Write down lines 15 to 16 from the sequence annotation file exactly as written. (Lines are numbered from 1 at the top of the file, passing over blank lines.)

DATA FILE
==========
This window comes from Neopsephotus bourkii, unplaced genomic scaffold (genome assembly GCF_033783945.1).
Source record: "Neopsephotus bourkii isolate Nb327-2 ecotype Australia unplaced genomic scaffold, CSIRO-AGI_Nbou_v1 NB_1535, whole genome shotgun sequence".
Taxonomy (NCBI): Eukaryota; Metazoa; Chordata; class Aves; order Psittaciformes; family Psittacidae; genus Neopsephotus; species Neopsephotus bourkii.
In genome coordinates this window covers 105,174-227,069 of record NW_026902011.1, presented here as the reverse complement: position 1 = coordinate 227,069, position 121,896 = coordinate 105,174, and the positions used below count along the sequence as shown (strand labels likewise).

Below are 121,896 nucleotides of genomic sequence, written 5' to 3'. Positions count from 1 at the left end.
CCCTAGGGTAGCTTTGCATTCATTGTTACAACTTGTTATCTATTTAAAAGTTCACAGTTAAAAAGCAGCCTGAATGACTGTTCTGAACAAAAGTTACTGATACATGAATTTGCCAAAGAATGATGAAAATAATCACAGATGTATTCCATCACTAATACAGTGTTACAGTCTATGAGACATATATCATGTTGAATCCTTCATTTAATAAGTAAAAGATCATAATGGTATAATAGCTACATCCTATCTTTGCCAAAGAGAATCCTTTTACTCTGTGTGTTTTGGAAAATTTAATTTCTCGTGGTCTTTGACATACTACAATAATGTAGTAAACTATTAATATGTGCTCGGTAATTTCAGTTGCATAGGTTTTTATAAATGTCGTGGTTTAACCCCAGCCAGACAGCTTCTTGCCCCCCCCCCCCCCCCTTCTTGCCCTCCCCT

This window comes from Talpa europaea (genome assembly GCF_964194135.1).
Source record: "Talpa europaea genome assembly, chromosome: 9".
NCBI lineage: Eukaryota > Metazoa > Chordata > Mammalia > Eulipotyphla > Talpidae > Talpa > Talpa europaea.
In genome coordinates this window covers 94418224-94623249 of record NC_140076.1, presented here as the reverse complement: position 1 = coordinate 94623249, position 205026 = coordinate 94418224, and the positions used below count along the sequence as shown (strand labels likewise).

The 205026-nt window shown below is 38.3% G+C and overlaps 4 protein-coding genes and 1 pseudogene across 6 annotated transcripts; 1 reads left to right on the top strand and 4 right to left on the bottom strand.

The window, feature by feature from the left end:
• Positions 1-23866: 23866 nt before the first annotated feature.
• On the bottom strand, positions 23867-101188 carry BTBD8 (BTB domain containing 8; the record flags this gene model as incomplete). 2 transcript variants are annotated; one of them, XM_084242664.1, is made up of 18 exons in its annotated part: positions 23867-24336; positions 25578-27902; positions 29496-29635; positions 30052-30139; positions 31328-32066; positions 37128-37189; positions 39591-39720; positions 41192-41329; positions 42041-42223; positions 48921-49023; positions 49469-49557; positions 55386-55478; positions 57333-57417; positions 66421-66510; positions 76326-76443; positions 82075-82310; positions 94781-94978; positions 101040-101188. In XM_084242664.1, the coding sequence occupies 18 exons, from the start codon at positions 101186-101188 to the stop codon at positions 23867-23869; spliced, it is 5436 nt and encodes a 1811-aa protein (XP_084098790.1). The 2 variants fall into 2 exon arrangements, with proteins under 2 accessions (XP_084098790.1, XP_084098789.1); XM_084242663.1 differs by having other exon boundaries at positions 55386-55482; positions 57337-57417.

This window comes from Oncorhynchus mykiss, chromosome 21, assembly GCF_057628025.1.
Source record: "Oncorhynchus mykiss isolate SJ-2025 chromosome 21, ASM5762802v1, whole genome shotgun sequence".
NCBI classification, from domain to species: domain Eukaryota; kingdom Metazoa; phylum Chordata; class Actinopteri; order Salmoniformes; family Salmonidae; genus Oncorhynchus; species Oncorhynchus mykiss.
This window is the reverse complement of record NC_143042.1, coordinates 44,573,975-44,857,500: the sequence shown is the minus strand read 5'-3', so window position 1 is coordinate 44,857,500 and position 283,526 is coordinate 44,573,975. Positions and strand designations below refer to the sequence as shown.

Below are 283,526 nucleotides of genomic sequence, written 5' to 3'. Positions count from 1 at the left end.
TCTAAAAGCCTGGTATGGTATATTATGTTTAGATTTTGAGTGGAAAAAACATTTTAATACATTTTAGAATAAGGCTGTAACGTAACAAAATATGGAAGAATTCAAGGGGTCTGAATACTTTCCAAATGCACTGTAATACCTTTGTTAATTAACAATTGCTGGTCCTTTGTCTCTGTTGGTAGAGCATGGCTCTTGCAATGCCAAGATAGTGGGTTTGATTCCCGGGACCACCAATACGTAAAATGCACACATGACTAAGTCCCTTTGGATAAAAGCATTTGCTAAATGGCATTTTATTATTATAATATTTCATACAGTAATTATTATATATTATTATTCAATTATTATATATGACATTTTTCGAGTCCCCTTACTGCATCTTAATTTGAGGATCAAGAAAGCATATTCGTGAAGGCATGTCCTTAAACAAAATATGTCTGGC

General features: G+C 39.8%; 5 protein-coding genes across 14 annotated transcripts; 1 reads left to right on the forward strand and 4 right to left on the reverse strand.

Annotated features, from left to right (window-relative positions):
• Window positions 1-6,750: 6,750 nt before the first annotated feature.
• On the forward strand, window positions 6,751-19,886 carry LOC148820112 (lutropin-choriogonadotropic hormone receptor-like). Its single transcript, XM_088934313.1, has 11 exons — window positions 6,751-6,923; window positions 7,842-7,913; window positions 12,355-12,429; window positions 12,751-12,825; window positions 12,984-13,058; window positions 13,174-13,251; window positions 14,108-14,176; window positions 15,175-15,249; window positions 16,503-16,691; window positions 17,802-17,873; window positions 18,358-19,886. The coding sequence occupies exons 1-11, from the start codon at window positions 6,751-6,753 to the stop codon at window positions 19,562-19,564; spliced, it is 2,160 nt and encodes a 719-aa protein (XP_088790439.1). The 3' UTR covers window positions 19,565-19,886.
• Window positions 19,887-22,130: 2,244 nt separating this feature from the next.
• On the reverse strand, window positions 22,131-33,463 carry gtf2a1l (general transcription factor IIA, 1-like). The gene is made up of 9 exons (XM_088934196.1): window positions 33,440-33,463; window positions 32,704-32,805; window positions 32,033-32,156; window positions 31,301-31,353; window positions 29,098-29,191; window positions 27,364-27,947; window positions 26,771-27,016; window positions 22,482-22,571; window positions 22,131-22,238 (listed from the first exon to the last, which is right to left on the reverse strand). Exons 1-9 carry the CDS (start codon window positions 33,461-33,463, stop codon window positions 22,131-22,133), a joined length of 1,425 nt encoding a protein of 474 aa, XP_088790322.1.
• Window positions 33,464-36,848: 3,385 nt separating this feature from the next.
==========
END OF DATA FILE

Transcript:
This window comes from Oncorhynchus mykiss, chromosome 21, assembly GCF_057628025.1.
Source record: "Oncorhynchus mykiss isolate SJ-2025 chromosome 21, ASM5762802v1, whole genome shotgun sequence".